There are, of course, a couple of things we might have done differently with the benefit of hindsight. For instance, whilst the gravel/slab combo we used for the back patio would have been great in Palm Springs (the source of inspiration) where there is practically no wind and the only vegetation consists of cacti and palm trees, it has proved pretty unsuited to a windy English garden with the sorts of trees and plants that shed on a daily basis – I find myself constantly having to kick dislodged gravel back into place and picking debris out of the cracks like food from between teeth.
We also probably wouldn’t have given total control over to the landscape gardeners when it came to the planting: due to a lack of knowledge and confidence on our part, we just handed them a sum of money to purchase whatever plants they thought would look good and would have the best chance of survival in our garden. It just so happened that the landscape gardener had a thing for rhododendrons (which admittedly have done pretty well thus far, even under the canopy of a huge tree of heaven out front) and so we have ended up with… quite of a lot of them.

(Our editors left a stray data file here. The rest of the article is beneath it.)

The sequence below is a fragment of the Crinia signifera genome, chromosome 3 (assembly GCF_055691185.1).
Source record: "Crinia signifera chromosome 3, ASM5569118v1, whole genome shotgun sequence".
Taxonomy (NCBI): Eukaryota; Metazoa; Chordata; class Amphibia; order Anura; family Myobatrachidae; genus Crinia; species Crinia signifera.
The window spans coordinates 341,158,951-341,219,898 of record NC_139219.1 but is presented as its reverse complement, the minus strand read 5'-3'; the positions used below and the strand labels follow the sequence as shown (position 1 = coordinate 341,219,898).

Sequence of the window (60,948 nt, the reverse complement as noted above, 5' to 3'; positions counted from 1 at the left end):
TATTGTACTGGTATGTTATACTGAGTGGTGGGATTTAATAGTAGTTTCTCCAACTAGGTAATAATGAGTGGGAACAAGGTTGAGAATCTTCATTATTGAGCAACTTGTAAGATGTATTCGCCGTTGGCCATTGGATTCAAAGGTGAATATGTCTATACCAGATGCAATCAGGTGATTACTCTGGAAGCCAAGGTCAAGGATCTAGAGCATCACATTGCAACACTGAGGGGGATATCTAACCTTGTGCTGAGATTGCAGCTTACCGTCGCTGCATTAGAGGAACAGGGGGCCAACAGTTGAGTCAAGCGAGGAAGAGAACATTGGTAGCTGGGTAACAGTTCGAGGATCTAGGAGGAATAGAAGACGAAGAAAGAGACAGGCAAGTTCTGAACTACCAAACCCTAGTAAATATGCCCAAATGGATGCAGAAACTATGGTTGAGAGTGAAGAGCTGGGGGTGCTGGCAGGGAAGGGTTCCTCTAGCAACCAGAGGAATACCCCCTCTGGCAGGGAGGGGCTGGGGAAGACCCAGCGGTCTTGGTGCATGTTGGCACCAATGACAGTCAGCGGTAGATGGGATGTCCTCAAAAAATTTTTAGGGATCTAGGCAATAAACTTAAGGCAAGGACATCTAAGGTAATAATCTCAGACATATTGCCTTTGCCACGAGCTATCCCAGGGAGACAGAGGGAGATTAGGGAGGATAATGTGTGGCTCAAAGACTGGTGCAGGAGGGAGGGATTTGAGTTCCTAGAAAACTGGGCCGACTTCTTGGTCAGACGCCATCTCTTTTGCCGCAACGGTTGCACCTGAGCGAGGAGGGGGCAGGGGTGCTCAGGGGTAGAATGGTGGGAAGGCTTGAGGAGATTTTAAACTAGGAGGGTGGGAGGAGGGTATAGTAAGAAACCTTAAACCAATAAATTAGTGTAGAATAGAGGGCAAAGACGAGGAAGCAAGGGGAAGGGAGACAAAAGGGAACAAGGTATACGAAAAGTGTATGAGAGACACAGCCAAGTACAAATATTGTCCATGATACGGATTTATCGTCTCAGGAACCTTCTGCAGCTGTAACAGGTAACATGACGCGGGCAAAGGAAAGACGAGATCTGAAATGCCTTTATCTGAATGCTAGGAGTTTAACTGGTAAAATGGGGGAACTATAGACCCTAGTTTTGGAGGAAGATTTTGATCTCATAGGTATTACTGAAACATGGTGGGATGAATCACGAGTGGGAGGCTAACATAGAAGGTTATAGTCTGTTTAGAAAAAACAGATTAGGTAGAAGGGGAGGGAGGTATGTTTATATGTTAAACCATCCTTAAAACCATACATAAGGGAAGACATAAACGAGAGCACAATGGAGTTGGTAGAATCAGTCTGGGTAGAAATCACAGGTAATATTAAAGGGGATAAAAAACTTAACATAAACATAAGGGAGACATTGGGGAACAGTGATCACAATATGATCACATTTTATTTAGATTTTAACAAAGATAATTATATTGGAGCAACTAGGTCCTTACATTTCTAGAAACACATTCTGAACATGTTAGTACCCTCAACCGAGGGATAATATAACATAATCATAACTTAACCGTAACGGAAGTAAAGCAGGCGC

The same goes for the herbs: due to the landscape gardener’s selection, we seem to have a lot of mint (which we don’t really use and also seems to grow like a weed) and not much of anything else. This, however, may be also be down to the family of foxes which seems to have installed itself in our garden, though it’s entirely possible that they have been here all along, camouflaged in the overgrown mess that our garden used to be.
In terms of finishing touches, it would be nice to get some smaller pots and planters for the back patio to soften it up a bit. We also recently bought a Tolix-style metal circular table (aka a knock-off from Swivel UK) and some stools to accompany the loungers on the back patio just in case we have a socially distanced barbecue before the end of summer.
23 June 2019
Given that we have no appetite for a full-on landscaping project this year (we did call in a gardener to remove weeds and anything that was clearly dead/rotting but that was the extent of it), we decided instead to make a few additions to make the garden a little more inviting for when we have guests over this summer.
Inspired by this photo of the rooftop garden in the Berkeley Hotel in London that I saw in a magazine, we decided to get a pair of budget-friendly Applaro loungers and the matching side table from Ikea and cover them with sunshine yellow pads and cushions from online store Maison du Monde. We also bought a simple Dancook barbecue and hung up some solar-powered lanterns and some Ikea outdoor lighting.
This limited window dressing does not conceal the fact that the garden is still a bit of a ramshackle mess (I still want to re-landscape at some point, adding bit of grass and more planters/beds containing a variety of different plants and shrubs) but it’s going to have to do for now.
22 April 2019
Given that both my partner and I have lived in flats for all of our adult lives, neither of us have any experience of looking after a garden.